become a strong leader. I think that that would be fun to
Diana Marsh: Well he's definitely a
departure from what we normally see you as. Now, do you see
yourself at all in Li'l Foster?
Ryan Hurst: No. Not
necessarily - not really at all. That was one of the harder
parts for me - is that, you know, trying to find a genuine
sort of deference to a domineering, you know, father figure
was not, you know, something that came easily to me.
So it - to remain very sort of innocent in this because, you
know, somebody being, you know, very sort of violent and
angry, you know, on a consistent basis.
it's seeking that type of approval is not something that I
personally was, you know, very used to. So it was a
Diana Marsh: Perfect. Thank you.
Ryan Hurst: You got it.
Coordinator: Thank you. Once
again to ask a question, you may press Star followed by 1.
Next question will come from (Lora Bofill). You have an open
Lora Bofill: Okay. Hi Ryan and Kyle. The show
is great. So thank you so much for joining us.
Kyle Gallner: Hi.
Okay. Oh hi. Okay, I didn't know if you could hear me. And
(in the wildness), I actually...
Kyle Gallner: Yes.
Lora Bofill: Yes. My hometown is actually West
Virginia near the border...
Ryan Hurst: Okay.
Lora Bofill: ...of the Eastern Kentucky. I live in the
area where the Hatfields and McCoys used to be. So that's
why I kind of went, "Oh the hills. Home."
Lora Bofill: Anyway. So I know - now
when you both were preparing for your roles, did you have to
do research or where did you research to understand how to
bring your characters to life?
Ryan Hurst: For me it
was, you know, the research in the darkest caverns of my
imagination. You know, is -- when you making a fictional
character -- is the most useful thing is sort of what you
can kind of bring to the table.
And also, you know,
something that my mother always told me is that a great
actor is a great observer. So a lot of it was sort of
withheld until we were, you know, the entire cast of the
Farrells, you know, were there together.
You kind of
- it was a communal - a very communal creation where we were
really playing off of each other. Discussing things
together. And also finding, you know, finding everybody's
sort of, you know, role in the spectrum of characters.
You know, is that - I - when I was like, oh, you know -
when I saw Kyle in his kilt, I was like, "Oh okay. Well that
means that I got to go this way with my costume." And that
(unintelligible), you know, Big Foster is going the more old
And he's got this headband on all the
time. And then when you go to the set and you see, you know,
this beautiful architecture that they've been working where
they're, you know, taking parts of trailers and putting them
on old shacks.
And spray painting, you know, rainbows
on the side is - that really informs your character choices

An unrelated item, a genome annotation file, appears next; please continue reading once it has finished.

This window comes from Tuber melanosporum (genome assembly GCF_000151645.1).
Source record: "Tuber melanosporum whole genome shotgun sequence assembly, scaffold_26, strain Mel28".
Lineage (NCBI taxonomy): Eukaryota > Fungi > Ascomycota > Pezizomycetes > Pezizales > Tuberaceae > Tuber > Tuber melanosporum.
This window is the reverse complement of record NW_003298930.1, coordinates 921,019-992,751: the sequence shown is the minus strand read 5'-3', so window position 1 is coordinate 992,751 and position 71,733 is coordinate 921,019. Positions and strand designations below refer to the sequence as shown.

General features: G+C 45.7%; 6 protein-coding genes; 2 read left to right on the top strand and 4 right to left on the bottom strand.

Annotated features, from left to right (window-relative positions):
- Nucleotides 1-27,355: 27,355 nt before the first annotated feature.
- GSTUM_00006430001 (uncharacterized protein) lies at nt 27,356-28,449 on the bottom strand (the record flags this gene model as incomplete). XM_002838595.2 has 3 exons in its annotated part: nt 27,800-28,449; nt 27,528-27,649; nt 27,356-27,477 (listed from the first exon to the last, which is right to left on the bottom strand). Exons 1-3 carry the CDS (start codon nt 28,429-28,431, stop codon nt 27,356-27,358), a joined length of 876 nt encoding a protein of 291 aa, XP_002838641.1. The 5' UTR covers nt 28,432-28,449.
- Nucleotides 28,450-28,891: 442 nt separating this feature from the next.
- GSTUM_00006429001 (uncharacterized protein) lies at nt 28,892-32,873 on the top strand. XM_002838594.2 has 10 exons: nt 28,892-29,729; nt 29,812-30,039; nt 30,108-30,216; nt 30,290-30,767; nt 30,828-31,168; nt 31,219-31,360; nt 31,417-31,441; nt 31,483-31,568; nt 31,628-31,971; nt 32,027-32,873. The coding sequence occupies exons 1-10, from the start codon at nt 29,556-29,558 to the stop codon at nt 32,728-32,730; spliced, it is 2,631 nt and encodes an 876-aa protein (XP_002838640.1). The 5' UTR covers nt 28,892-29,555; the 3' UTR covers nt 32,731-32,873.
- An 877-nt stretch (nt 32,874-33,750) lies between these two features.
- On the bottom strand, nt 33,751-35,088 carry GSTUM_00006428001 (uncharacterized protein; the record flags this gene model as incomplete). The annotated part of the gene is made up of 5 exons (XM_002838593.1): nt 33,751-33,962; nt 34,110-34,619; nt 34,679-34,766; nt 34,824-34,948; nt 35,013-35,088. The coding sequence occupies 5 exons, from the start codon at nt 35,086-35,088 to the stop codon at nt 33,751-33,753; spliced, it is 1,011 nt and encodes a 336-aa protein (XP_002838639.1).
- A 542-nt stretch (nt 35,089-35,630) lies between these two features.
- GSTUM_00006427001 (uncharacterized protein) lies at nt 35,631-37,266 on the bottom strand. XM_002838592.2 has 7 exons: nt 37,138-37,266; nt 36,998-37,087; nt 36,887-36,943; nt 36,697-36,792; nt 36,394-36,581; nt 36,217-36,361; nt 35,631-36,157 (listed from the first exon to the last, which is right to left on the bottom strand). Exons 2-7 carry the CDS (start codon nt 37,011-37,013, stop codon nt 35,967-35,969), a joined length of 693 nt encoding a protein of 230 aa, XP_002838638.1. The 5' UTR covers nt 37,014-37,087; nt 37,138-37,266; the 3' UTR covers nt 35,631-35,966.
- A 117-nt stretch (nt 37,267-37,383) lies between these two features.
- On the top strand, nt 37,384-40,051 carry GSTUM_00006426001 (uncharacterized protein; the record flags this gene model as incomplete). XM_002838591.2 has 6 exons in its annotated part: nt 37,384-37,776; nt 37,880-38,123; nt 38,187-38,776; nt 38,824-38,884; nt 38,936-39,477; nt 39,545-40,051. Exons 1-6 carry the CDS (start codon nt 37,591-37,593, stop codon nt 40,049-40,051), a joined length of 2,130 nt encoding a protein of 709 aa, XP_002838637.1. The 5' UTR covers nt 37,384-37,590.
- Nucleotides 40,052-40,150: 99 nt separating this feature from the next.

just as much as the script does.
Lora Bofill: Oh
wow. Okay. Wow. Thanks.
Ryan Hurst: Yes.
Gallner: Yes, I do - I mean it was - sorry, I didn't know if
you were waiting. No, it was one of those things. It's like
Ryan said. You know, I bought books and I did all sorts of
stuff and I kept finding myself really being like well I'm
still not quite sure what to do.
Ryan Hurst: Yes.
Kyle Gallner: And then, you know, the day you get there
and like you said with the (decks) - with that kilt on, I
mean, and the wardrobe and everything. And you get on set
and you see everybody dressed up is when you can really
start, you know, you really start pulling everything
Ryan Hurst: Yes.
Lora Bofill: So
being onset actually brings out the character and informs
the story? Just being there? Just brings it alive?
Kyle Gallner: Well I think especially in a situation like
this because it's - you know, you're trying to do research
on all these people that have lived in the Appalachian
Mountains or, you know, groups that have lived up there or
even to find documentaries about stuff.
But at the
same time, what we're doing is completely its own thing. I
mean the Farrells are their own - well really their own
people, you know, with their own customs that we've created
and their own, you know, their own things that we came up
So, you know, it's not like you can read a book
and be like ah yes, well this is what they've done. Like
well, we don't know what they've done because they've never
Ryan Hurst: (Unintelligible).
Kyle Gallner: So that's why it's really getting everybody
together particularly on this one was the most helpful
because we were like okay, what do we think we believe in?
What do we think we stand for?
What do think our
customs should be or, you know, our traditions should be?
Like, you know, a good example is whenever Lady Ray enters
the room. That bow where you touch your hand to your lips
and you bow down. That was created on the day. It was
Lora Bofill: Oh wow.
...you know, what do we do? And we discussed it. And that's
what we ultimately came up with. So, you know, the world
grew as the show went on.
Lora Bofill: Okay. And
just as a follow-up to that question, so are there a lot of
unscripted moments where all of you and the cast will just
add something on the spot that wasn't originally in the
Ryan Hurst: I think that - I mean unscripted
- I think that there was a lot of input from the cast in
general. You know? His - again, like this - when you're
creating a fictional culture, you know, is - the best part
is that, you know, Peter Mattei, the creator, was very open
and willing to collaborate with, you know, with everyone.
In fact, you know, when we said what about this and what
about that or if we had questions, he was not afraid to say,